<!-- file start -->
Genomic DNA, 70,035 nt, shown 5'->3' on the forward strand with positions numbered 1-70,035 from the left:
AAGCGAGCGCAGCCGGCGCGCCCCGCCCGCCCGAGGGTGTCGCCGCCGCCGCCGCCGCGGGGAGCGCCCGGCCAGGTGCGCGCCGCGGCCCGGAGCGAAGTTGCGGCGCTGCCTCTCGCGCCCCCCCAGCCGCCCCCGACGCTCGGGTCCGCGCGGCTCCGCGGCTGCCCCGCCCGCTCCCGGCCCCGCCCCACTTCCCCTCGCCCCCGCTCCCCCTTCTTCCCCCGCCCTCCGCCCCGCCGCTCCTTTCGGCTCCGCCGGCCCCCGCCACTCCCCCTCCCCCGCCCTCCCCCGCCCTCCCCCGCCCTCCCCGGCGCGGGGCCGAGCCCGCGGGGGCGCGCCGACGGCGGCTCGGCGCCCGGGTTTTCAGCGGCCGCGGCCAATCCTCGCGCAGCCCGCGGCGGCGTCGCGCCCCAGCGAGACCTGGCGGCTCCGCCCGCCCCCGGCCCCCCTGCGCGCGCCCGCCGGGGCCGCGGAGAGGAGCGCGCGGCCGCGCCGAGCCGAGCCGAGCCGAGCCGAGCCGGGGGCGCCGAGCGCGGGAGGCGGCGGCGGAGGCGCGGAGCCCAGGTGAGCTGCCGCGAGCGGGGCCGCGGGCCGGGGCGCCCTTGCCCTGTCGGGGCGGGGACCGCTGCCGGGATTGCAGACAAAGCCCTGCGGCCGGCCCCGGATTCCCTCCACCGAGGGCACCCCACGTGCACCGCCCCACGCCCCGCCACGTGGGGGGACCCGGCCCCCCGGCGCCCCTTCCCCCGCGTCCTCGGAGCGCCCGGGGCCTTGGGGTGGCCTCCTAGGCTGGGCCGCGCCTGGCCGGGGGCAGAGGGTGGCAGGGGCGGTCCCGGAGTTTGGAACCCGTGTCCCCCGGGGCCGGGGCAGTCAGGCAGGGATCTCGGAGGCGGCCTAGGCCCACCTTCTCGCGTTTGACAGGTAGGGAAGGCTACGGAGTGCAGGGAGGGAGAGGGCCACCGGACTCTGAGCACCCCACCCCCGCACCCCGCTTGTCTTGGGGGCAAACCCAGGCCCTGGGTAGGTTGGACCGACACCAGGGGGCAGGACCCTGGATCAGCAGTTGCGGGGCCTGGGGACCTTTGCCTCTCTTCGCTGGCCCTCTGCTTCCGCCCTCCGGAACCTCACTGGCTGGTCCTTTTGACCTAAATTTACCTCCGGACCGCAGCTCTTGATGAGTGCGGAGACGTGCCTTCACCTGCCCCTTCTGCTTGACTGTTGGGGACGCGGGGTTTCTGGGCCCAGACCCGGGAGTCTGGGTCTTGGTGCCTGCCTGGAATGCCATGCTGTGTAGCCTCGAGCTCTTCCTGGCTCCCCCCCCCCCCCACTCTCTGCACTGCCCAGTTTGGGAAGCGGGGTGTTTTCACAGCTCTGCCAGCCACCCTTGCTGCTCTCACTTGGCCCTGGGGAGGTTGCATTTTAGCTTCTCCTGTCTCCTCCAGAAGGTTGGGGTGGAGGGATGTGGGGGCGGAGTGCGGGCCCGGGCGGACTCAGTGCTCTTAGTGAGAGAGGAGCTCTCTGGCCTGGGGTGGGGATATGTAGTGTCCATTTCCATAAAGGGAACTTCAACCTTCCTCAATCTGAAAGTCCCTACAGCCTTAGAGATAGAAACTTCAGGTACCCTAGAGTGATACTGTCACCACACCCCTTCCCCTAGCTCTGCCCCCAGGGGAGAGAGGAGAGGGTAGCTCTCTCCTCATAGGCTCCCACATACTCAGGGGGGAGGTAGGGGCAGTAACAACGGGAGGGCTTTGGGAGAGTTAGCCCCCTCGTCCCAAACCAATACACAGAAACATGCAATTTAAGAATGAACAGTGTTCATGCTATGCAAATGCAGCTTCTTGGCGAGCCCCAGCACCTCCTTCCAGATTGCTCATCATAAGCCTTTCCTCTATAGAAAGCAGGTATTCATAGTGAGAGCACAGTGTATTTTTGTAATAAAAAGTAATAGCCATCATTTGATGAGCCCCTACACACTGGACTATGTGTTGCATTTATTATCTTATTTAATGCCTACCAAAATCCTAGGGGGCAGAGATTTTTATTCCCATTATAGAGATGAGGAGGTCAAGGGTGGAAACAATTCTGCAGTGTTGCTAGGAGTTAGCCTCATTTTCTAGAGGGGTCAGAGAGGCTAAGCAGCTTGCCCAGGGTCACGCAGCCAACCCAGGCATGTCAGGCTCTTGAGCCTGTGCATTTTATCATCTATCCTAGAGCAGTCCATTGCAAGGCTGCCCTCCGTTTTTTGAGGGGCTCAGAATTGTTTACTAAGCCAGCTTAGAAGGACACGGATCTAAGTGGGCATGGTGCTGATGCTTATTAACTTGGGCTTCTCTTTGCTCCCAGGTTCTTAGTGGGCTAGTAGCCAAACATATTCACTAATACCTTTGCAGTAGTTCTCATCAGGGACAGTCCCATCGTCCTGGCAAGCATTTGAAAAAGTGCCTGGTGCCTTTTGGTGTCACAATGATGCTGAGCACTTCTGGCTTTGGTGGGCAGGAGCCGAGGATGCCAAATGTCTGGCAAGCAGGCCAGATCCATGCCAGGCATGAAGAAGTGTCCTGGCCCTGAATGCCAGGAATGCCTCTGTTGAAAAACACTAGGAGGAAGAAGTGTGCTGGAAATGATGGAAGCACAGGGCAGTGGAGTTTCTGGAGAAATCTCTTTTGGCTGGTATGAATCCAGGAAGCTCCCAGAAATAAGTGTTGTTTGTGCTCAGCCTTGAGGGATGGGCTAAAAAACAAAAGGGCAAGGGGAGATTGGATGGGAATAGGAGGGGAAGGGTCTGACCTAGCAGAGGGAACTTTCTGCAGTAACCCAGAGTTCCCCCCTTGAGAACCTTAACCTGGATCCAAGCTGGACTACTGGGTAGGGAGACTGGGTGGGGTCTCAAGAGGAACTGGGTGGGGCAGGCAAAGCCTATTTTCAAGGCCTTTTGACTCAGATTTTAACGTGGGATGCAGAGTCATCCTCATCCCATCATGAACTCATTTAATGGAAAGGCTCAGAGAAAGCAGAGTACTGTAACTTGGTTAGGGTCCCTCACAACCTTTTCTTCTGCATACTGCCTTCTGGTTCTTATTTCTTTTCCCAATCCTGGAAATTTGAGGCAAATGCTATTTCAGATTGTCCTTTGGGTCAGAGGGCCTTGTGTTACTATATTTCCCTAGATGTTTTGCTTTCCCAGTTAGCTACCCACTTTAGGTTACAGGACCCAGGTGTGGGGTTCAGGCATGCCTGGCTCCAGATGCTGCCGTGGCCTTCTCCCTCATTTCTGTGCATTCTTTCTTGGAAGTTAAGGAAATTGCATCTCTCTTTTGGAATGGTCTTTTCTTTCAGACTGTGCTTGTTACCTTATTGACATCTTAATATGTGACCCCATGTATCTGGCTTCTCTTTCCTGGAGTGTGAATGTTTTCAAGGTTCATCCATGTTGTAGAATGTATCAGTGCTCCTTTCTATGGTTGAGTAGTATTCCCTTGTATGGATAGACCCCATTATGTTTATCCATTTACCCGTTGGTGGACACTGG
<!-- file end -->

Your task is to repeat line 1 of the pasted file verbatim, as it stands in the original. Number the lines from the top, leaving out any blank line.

Genomic DNA, 70,035 nt, shown 5'->3' on the forward strand with positions numbered 1-70,035 from the left: